This spectacular mountain castle offers an extraordinary wilderness resort experience.
Ninety miles north of New York City, one enters a silent nature preserve at the ridge of the Shawangunk Mountains. Perched in this 1,000-acre oasis is the tranquil Mohonk Mountain House, with 85 miles of hiking trails to call its own. Unlike many Victorian-era mansions, this one has not only maintained its original splendor, but it has upped the ante several times over.
If you’re expecting someplace small and cozy, you’ll quickly discover that the word “house” is a misnomer. While not quite a castle, this impressive Hudson Valley resort-which is almost an eighth of a mile long- it recalls the royal residences of Europe. Adding to the striking appearance is its perch, fitted into massive rock formations on Shawangunk Ridge, overlooking Lake Mohonk. Thousands of acres of preserved land, webbed with 85 miles of hiking trails, surround it, and it’s easy to see how this landscape inspired the hotel’s founders.
Alfred K. Smiley came to this spot for a picnic in 1869, and within a year, along with his twin brother Albert, he owned the land and opened a ten-room inn and tavern. Now comprised of nine buildings, Mohonk Mountain House is a designated National Historic Landmark. It provides a quiet escape and comes by its peaceful ambience honestly. From 1895 to 1916, it hosted world peace conferences, and the Smileys—who were Quaker pacifists—were seminal in Andrew Carnegie’s creation of the Carnegie Endowment for International Peace.
The resort preserves its original 19th-century character in details such as carved woodwork, period furnishings and hearty hospitality. Guestrooms have a pleasant B&B feel to them, with their old-fashioned Victorian style. Each is individually furnished—you’ll find everything from wicker to brass to Mission-style oak—and many have balconies or fireplaces. There are also four seasonal guest cottages set 1,200 feet above the Wallkill and Rondout Valleys. One sits off the golf course’s second tee and is exclusive to adults only, while the most secluded cottage, Oakwoods, offers a particularly rustic mood, with a pine paneled living room, stone fireplace and screened-in porch.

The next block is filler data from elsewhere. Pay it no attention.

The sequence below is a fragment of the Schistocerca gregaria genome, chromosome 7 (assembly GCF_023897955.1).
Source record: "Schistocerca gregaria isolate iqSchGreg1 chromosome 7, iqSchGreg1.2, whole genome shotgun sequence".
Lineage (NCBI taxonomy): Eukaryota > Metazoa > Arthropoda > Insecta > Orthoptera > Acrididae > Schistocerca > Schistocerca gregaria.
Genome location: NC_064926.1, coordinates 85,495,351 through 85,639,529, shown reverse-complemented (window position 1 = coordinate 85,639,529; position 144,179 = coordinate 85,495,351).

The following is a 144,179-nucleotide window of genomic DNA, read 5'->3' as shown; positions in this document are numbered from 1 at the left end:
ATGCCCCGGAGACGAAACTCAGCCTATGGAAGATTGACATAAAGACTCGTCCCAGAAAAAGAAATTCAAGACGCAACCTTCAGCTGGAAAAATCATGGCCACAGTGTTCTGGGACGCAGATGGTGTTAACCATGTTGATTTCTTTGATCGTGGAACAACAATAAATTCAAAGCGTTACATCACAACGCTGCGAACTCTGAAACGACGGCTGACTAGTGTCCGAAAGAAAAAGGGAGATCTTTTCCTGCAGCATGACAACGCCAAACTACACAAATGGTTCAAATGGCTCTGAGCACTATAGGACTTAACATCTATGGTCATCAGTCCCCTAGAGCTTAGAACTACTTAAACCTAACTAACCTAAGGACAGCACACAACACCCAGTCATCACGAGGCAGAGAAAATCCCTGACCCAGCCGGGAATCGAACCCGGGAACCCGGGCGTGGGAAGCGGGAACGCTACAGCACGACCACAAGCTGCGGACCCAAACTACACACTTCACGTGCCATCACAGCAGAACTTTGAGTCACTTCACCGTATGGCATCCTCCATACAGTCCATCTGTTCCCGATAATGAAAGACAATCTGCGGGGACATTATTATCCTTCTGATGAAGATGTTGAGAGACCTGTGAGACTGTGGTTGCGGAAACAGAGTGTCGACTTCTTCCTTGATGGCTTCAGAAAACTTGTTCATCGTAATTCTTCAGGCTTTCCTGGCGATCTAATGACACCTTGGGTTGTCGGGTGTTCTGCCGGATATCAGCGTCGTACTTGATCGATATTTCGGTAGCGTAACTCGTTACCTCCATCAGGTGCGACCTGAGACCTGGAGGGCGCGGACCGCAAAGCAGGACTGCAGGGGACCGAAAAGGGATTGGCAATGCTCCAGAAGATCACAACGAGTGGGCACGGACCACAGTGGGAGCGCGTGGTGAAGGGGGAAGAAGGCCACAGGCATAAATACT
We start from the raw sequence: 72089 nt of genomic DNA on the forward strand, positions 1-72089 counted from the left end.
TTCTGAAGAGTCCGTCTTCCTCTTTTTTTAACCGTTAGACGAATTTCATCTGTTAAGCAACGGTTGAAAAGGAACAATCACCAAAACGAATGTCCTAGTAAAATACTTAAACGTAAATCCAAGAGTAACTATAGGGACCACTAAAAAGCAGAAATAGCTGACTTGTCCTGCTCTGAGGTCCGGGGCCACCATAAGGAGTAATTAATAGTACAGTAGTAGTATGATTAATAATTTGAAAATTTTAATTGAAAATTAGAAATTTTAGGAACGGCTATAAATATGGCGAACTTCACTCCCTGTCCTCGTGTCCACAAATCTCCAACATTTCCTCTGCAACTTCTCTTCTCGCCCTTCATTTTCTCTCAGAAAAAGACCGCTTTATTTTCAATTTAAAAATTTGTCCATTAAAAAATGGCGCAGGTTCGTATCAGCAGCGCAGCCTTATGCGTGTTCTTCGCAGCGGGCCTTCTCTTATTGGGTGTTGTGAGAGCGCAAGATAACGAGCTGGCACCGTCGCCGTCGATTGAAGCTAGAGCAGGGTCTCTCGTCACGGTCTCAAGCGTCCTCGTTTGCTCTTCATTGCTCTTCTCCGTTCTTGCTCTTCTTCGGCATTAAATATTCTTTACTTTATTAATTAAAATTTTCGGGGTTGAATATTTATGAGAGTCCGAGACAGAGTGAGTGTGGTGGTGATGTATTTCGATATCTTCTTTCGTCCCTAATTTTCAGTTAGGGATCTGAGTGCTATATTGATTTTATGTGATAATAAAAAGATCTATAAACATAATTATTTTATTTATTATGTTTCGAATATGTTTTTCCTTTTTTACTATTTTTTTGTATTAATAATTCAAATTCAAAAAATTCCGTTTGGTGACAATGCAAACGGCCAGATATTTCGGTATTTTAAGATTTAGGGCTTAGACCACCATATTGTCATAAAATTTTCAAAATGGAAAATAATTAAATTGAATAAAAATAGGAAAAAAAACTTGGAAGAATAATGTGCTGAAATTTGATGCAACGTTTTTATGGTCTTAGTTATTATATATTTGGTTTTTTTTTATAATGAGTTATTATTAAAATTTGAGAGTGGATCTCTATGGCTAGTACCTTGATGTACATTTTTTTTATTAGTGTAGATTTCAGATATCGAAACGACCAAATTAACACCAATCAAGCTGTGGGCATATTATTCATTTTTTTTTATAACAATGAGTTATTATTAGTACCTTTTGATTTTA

While the accommodations are welcoming, guests are generally found outdoors. Recreation abounds, including ice skating (at the resort's own Skating Pavilion), daily hikes, fishing, carriage rides and golfing on a 9-hole course inspired by Scottish greens. Best of all, most of this is included in the price. In addition, the resort's 30,000-square-foot spa wing features 16 treatment rooms, a solarium and an outdoor heated mineral pool. There are also an indoor heated pool with an underwater sound system, a comprehensive fitness center and a yoga/motion studio. Seeking a little something extra on top of all these extras? Programs include culinary courses, tango dancing, rock climbing and gardening lessons, as well as comprehensive kids and teen programs.
The resort offers a Full American Plan, complete with meals in the elegant Main Dining Room (jackets for men) and seasonal outdoor barbecues and lobster cookouts. Spirits on the Sunset offers drinks and light fare overlooking the Catskills, and the Old-Fashioned Soda Fountain is a charming spot for coffee or milkshakes. Given that there are more than 300 fireplaces, many of them gorgeously hand-carved, it's hard not to feel relaxed and comfortable here, especially in the guest rooms. While tower rooms are pricey, they come with sweeping views and verandas. Individual cottages are surprisingly economical and have a rustic, homey feel. With six bedrooms, Grove Lodge, set in a scenic fern grove, is a top choice for family gatherings.